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The human genome is composed of 23 pairs of chromosomes. Each chromosome comes in a pair with one-half of the pair coming from your mother while the other comes from your father. 22 of these chromosome pairs are autosomal, while the 23rd is the sex chromosome - it is the one that determines a person's biological sex. For the sex chromosome, mothers pass down an X chromosome to both their sons and daughters, while fathers pass down an X chromosome to their daughters and a Y chromosome to their sons. This means that women have two X chromosomes while men have only one. While the X chromosome is included in our autosomal DNA test, Family Finder, it is inherited uniquely and can provide useful insights. 

X-Chromosome Inheritance

In autosomal DNA, each chromosome passed down to a child is a combination of the two copies of each parent. Each parent, in turn, received one copy from each of their parents, which was a combination of their parents, and so on. These copies get recombined in a random way to form the copy they pass down to their child. In other words, one set of your chromosomes is a mixture of your maternal grandmother and grandfather, while the other set is a mixture of your paternal grandmother and grandfather. 

These mixtures are random, so over the generations, you might end up with more DNA from one particular ancestor than another.  For example, you may get more DNA from your maternal grandmother than your maternal grandfather. An analogy would be that a deck of cards is shuffled each time. Some cards survive many shuffles (generations) while others get shuffled out quickly.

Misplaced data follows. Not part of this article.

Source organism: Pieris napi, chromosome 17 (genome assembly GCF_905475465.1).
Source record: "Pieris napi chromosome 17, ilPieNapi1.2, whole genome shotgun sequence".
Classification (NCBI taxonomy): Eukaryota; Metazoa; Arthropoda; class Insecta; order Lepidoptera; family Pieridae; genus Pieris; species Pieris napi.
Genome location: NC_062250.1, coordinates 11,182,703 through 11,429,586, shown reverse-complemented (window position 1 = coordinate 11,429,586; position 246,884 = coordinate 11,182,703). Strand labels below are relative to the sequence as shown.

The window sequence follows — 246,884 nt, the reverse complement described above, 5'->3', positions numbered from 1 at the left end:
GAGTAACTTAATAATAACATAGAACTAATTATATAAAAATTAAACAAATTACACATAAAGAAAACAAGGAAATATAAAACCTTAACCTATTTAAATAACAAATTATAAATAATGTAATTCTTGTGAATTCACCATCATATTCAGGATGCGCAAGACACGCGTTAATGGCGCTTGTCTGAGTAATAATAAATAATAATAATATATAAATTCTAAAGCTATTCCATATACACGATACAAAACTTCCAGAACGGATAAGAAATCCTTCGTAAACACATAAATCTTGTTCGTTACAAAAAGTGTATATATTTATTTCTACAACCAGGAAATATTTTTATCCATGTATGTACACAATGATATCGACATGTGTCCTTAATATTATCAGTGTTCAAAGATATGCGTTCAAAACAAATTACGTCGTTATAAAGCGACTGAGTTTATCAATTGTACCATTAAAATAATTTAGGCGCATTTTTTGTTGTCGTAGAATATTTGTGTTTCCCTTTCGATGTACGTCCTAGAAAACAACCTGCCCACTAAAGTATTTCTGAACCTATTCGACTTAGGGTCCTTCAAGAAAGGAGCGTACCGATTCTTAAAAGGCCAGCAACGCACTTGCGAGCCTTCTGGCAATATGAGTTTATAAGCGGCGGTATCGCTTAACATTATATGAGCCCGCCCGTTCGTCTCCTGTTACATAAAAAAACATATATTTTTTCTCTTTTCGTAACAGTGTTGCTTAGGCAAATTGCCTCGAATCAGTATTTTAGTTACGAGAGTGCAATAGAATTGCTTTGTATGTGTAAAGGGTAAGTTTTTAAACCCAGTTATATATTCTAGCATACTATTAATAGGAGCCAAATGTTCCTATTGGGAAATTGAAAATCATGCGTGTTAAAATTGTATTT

The same thing happens with the X chromosome, but only in the maternal X chromosome. Men only have the one X chromosome that they received from their mother, so they pass this X down to their daughters as a complete, unmixed copy. Fathers do not pass down this X chromosome to their sons. Instead, they pass down the complete, unchanged Y chromosome they got from their father.

Mothers have two copies of her X chromosome, one from each parent, and those two get combined into the new X chromosome she passes down to each child

What this means for genealogy

This unique method of transfer means paternal and maternal X inheritance patterns are different, so let’s look at each side individually.

Maternal Side

The single X chromosome passed down to you from your father is the same single X chromosome passed down to him from his mother, your paternal grandmother. This X chromosome was, in turn, a combination of her mother's and father’s, your paternal great-grandmother's and great-grandfather’s. This means that with every successive generation, the field of possibilities is cut in half, as each male ancestor’s X line is cut in half. The following chart helps explain this concept. If you are female, an X match can connect you through any of the highlighted ancestral lines.


The same thing applies if your X match is female. This means you could connect to her on any of these lines on her tree.

Paternal side

For the paternal side, it is essentially the same chart, but with the paternal side entirely removed, because the father did not pass down an X chromosome at all.